Those darn socks: Knitting class ties together learning

NW dd6 PHOTO darn socks BOOK of SOCKS IN FOREGROUND

Maryann Amrich (left) gets a helping hand from instructor Georgette Ouellette. A group of women are learning how to knit socks during an eight-week class at the Raymond Village Library. (De Busk Photo)

 

“The thing with socks is you don’t need a lot of materials. It doesn’t take a lot of space to carry the supplies and take them places. Anytime you are going somewhere — to your children’s dance or sport practices, to a basketball game, to a doctor’s appointment, or on a vacation, you can take your knitting with you. I have even done it while riding my exercise bike at home. I feel productive because when I finish I have a pair of socks to wear.”

Georgette Ouellette,

Raymond resident and avid knitter

By Dawn De Busk

Staff Writer

RAYMOND — Raymond resident Cheri Dwinnell can check off something that has been on her procrastination list for six years. And, she can check it off with extra-fine knitting needles.

That’s because she is taking a class on how to knit socks at her local library.

“My desire started six years ago when my oldest daughter was pregnant and wanted me to make baby socks for her,” Dwinnel said.

For six years, Dwinnell has stored the bags of yarn, the knitting supplies, and the patterns she had purchased. She was stumped when she tried to interpret the instructions on the pattern. So, she put the socks on hold — although she is no stranger to knitting, she said.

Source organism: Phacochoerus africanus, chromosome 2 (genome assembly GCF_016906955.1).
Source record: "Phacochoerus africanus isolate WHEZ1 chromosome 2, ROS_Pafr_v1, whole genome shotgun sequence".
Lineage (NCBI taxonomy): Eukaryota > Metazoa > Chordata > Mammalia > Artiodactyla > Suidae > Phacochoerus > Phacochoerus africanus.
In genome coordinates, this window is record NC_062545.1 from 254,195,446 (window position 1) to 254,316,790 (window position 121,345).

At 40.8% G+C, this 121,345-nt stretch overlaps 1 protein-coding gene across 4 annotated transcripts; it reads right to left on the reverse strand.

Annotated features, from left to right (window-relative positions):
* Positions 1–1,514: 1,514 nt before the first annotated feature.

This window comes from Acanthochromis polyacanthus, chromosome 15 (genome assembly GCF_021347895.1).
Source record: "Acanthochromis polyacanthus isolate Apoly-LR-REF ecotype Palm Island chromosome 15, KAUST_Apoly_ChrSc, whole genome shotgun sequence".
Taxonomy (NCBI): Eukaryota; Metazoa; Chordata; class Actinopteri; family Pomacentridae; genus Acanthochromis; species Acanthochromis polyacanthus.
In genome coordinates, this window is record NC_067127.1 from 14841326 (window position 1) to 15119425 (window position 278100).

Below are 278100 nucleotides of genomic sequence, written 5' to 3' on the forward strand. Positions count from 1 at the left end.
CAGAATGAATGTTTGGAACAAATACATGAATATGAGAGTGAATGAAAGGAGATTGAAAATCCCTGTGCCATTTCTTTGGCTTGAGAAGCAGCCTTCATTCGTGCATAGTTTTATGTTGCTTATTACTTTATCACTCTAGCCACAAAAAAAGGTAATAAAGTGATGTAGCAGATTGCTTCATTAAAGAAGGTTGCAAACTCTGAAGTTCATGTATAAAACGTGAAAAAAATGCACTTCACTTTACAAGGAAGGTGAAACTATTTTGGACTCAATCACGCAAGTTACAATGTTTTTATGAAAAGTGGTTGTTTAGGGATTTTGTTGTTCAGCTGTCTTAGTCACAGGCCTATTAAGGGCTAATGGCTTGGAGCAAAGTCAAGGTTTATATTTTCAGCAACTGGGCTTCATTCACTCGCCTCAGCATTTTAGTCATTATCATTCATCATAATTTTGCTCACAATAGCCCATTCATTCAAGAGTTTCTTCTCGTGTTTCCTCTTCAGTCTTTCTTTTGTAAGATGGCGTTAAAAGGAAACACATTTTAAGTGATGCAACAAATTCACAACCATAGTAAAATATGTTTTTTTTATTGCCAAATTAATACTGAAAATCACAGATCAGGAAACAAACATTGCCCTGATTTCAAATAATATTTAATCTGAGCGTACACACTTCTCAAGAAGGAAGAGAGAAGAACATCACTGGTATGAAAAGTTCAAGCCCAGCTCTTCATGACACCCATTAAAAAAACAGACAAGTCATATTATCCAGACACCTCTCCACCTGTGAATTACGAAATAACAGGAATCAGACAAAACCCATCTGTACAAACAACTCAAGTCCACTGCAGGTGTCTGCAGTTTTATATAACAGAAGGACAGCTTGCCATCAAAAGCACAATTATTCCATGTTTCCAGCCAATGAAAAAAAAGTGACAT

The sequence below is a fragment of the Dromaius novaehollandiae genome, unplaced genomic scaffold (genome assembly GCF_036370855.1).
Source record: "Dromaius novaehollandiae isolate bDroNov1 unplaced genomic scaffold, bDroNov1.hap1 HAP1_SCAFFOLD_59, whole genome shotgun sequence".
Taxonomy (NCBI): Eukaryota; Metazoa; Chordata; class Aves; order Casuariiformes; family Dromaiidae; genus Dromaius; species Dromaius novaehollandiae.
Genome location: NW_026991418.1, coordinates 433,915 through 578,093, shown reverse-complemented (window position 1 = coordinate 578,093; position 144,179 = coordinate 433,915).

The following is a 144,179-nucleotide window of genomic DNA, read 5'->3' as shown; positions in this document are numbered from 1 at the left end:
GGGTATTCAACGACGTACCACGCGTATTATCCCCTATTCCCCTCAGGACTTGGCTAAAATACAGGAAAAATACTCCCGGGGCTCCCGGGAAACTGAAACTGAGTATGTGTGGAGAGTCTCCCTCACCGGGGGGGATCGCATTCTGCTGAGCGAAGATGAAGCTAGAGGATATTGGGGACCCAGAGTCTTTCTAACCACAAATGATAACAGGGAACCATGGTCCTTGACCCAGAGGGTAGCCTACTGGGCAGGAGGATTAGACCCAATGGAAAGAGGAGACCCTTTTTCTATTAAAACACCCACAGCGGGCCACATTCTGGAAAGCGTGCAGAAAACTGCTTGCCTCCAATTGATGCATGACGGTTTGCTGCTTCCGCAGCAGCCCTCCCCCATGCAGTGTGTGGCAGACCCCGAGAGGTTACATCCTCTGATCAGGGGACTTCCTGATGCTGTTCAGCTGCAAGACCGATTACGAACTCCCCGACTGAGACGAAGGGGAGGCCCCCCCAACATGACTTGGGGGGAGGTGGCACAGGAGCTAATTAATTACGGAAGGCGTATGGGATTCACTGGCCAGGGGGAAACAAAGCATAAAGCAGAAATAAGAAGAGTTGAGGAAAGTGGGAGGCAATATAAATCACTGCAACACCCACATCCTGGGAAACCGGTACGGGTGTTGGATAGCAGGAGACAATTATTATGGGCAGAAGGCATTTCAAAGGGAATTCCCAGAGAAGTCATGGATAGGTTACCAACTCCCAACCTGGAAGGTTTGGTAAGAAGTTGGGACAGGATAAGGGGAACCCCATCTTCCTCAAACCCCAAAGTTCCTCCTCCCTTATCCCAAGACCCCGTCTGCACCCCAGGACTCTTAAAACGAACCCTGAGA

NW dd6 PHOTO those darn socks CLOSE UP OF HANDS“I used to crochet. I used to quilt. I taught myself to knit. I picked it up when I was a little girl,” she said.

“Now, I am learning to knit socks,” she said, adding she likes to acquire new skills.

“I think, right now, I am having a hard time; but, I am enjoying it. I enjoy laughing at myself,” Dwinnell said.

Laughter and sock-knitting has been taking place in unison at the Raymond Village Library on Monday nights.

Local resident Georgette Ouellette is leading the eight-week-long class; and, the six women in the class are embarking on their fourth week of making a sock from calf to toe.

Ouellette said it is a good sign that none of the women turned heels and quit the class after turning heels on their handmade socks last week. It can be a challenge: Decreasing the number of stitches at the heel of the sock, and keeping track of which of the four knitting needles is being used, Ouellette said.

In the end, it is well worth the effort to learn how to knit socks because it is a skill that is portable, relaxing and productive, she said.

“The thing with socks is you don’t need a lot of materials. It doesn’t take a lot of space to carry the supplies and take them places. Anytime you are going somewhere — to your children’s dance or sport practices, to a basketball game, to a doctor’s appointment, or on a vacation, you can take your knitting with you,” Ouelette said.

NW dd6 PHOTO darn socks LADY WITH PURPLE SCARF LEARNING ONE

Raymond resident Georgette Ouellette assists Cheri Dwinnell through the process of learning to knit a sock. Ouellette led a class on knitting socks at the Raymond Village Library this winter. (De Busk Photo)

“I have even done it while riding my exercise bike at home,” she said.

Some skills can be self-taught.

Other skills make a lot more sense when the learning process happens with an instructor and a handful of people.

All of the women who are learning how to knit socks concur that being in a small-sized class has been extremely helpful.